Attending the World Parkinson Congress for the first time was an awe-inspiring and transformative experience, bringing together a global community of people with Parkinson's disease, sparking empowerment and advocacy among attendees.
In October 1984, a thirteen-year-old girl called Sara sat in a small village hall in northern Sweden enjoying a folk music concert. “Everyone was clapping their hands and stomping their feet,” Sara recalls, “and I wanted to do the same. I could clap my hands, but when I tried stomping my feet, I discovered I couldn’t. It was as if the signals couldn't go from my brain to my feet.” This is Sara’s earliest memory indicating that something was wrong.
In 1996, a 27-year-old London-based surveyor called Tom Isaacs was diagnosed with Parkinson's disease. Like others before him, he struggled to come to terms with his new identity. As he put it, “The truth was that I was now trapped inside a body that was now ageing at an alarming rate and was often incapable of responding to the demands put on it.”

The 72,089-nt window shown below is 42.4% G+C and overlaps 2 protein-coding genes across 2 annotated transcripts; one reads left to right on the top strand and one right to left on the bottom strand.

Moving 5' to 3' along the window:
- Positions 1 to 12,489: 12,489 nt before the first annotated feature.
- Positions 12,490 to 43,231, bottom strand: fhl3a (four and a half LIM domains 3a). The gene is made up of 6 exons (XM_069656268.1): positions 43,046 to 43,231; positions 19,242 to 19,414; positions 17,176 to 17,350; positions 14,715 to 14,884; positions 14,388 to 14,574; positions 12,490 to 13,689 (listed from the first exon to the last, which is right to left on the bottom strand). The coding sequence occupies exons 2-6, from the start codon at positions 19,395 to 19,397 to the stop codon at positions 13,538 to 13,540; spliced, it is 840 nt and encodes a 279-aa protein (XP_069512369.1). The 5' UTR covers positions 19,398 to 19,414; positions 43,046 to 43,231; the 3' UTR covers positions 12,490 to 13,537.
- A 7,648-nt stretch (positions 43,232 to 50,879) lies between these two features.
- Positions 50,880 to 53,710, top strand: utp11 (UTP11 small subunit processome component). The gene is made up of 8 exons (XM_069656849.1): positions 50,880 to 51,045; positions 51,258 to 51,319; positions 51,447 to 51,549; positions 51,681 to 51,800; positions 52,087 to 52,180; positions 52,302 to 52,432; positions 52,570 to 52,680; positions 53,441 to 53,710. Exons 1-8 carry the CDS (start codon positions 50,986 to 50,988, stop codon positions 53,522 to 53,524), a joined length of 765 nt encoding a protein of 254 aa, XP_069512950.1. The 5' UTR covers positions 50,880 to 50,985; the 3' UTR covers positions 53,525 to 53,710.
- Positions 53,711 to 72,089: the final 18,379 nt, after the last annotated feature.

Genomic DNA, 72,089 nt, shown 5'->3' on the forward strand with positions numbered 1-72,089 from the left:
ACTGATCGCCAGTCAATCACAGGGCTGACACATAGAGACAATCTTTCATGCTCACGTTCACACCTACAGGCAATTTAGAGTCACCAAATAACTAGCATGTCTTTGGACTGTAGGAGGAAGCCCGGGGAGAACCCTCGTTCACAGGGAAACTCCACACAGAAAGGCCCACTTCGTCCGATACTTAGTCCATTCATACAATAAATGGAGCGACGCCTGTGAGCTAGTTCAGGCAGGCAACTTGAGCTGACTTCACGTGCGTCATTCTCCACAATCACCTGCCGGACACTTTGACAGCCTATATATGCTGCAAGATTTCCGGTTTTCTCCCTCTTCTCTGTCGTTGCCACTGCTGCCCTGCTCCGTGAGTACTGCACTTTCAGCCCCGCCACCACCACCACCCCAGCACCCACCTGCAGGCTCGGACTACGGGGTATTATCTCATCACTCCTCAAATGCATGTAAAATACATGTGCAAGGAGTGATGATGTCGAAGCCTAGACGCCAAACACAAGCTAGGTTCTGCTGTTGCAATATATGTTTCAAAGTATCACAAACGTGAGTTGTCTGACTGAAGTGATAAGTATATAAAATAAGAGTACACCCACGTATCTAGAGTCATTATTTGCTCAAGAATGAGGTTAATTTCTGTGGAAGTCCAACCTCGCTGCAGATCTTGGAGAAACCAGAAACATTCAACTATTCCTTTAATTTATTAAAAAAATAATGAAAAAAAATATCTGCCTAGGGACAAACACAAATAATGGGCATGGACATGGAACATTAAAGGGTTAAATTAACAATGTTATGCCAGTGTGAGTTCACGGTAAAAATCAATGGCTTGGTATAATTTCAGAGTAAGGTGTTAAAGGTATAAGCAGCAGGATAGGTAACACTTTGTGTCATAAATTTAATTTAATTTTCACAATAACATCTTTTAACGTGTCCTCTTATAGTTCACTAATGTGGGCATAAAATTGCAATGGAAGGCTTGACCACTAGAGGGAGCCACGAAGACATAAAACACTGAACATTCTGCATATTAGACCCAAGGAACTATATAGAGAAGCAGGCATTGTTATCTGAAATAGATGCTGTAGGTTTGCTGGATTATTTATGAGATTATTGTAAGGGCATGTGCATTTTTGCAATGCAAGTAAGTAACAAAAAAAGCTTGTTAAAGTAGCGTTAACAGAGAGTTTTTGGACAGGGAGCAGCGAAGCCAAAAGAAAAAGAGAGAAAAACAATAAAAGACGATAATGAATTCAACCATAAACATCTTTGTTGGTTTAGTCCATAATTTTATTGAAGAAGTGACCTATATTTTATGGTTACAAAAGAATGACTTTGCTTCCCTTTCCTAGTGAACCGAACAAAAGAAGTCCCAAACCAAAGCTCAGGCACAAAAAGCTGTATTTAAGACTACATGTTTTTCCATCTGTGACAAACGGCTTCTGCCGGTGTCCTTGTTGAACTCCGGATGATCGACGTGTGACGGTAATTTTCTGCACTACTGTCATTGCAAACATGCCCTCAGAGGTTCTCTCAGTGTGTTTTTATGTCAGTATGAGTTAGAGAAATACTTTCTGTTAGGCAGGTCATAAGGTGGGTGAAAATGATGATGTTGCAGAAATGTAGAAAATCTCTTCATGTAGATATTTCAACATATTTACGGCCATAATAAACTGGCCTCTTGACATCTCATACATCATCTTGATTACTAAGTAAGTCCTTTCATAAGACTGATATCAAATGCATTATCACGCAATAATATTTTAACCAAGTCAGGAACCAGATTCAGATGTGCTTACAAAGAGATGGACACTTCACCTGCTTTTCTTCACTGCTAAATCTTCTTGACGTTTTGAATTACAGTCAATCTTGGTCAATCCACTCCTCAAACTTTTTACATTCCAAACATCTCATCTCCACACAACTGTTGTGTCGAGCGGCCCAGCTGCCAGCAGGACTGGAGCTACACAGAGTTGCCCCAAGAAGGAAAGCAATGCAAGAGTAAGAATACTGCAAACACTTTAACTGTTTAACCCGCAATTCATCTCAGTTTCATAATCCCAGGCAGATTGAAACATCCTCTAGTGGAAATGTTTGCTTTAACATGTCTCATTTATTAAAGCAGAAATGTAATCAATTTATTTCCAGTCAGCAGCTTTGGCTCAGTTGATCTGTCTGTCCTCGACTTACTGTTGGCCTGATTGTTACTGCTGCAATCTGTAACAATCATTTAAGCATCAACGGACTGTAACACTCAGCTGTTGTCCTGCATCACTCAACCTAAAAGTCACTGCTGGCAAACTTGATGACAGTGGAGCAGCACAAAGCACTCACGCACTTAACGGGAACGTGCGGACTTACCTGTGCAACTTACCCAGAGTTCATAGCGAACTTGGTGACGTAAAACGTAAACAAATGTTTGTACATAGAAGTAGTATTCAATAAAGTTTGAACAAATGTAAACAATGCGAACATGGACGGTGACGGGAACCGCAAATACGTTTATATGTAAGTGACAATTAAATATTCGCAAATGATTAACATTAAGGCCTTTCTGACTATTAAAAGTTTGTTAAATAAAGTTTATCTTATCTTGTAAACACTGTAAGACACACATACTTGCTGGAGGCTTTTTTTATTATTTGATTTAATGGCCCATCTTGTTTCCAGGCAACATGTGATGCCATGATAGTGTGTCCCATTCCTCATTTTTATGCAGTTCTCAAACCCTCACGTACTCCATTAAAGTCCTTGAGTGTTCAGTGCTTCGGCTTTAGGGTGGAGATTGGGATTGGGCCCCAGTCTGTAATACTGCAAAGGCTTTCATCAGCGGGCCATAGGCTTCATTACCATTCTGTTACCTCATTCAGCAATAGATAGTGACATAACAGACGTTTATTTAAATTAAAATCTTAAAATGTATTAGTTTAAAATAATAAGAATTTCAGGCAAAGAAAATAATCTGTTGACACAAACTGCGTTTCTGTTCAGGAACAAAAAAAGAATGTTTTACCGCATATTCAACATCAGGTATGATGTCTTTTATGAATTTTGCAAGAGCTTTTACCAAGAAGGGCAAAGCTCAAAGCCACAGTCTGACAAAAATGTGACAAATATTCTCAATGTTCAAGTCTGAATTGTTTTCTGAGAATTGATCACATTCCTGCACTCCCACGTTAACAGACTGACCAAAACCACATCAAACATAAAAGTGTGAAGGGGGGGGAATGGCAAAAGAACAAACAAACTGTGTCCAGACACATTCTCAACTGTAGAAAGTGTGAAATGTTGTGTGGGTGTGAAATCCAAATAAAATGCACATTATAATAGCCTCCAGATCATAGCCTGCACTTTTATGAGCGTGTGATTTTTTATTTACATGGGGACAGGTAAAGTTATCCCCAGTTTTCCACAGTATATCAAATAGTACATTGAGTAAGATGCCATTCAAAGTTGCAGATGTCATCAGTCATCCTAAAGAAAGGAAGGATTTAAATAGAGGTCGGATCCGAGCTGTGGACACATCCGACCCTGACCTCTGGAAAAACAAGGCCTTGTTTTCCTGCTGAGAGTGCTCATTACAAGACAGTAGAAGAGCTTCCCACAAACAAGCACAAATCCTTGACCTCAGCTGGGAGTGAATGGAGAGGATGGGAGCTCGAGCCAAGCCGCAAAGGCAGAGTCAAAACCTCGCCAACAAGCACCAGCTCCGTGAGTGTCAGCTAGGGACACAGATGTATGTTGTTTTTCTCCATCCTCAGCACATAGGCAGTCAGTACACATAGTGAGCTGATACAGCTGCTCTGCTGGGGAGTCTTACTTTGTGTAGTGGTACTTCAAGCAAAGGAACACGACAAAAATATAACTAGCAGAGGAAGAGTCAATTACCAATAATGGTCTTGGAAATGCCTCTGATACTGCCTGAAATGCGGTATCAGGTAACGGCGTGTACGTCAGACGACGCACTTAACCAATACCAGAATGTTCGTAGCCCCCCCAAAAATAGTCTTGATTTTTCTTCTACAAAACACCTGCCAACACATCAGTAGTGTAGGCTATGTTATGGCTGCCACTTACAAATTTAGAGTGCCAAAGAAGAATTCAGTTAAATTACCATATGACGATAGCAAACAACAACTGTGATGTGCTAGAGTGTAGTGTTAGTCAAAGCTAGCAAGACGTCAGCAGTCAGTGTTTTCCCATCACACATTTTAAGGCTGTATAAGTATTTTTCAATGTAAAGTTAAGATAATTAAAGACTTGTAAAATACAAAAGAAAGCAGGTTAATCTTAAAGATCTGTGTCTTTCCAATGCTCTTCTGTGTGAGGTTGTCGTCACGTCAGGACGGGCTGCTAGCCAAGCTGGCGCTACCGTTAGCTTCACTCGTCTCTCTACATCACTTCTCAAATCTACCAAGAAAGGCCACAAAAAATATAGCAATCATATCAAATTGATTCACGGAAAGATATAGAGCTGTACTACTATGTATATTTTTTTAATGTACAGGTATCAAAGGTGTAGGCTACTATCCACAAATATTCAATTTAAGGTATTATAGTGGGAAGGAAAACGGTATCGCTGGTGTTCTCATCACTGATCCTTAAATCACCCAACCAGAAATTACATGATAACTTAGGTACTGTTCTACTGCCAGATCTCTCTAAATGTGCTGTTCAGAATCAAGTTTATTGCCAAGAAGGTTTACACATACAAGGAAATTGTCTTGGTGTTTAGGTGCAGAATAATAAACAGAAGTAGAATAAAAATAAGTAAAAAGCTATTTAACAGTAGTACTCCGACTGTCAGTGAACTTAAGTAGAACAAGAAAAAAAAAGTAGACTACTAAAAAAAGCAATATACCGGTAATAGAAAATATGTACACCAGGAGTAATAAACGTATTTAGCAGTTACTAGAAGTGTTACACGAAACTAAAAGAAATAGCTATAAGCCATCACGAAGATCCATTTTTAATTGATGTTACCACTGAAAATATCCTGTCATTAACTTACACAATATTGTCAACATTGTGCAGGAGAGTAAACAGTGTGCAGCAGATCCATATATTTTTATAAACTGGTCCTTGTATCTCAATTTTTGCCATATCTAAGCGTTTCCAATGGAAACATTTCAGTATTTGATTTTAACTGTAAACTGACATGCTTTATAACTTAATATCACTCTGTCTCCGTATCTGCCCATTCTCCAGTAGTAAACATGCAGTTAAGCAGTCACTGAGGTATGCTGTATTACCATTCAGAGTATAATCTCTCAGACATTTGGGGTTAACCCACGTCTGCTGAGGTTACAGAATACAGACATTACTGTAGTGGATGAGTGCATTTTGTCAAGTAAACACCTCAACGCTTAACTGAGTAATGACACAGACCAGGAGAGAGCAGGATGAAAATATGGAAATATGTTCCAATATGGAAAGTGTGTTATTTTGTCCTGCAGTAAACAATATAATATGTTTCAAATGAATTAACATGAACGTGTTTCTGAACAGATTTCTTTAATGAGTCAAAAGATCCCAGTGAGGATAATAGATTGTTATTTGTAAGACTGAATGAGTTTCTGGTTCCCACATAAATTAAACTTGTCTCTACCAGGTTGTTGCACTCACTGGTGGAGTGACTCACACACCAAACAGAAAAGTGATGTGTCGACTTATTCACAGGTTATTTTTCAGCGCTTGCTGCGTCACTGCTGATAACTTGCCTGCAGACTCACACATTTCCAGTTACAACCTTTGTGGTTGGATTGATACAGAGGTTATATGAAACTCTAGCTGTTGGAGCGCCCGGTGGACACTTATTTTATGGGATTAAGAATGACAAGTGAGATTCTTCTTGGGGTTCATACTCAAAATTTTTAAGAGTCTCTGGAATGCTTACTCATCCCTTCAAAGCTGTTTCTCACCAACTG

Every Parkinson’s patient is curious about what the future holds. One way to anticipate what’s coming is to learn from parkies further along in their disease. Unfortunately, it turns out that while many patient memoirs chronicle the early years of PD, there are very few accounts that document the long-term trajectory of the condition. An exception is Joel Havemann’s smart book, A Life Shaken.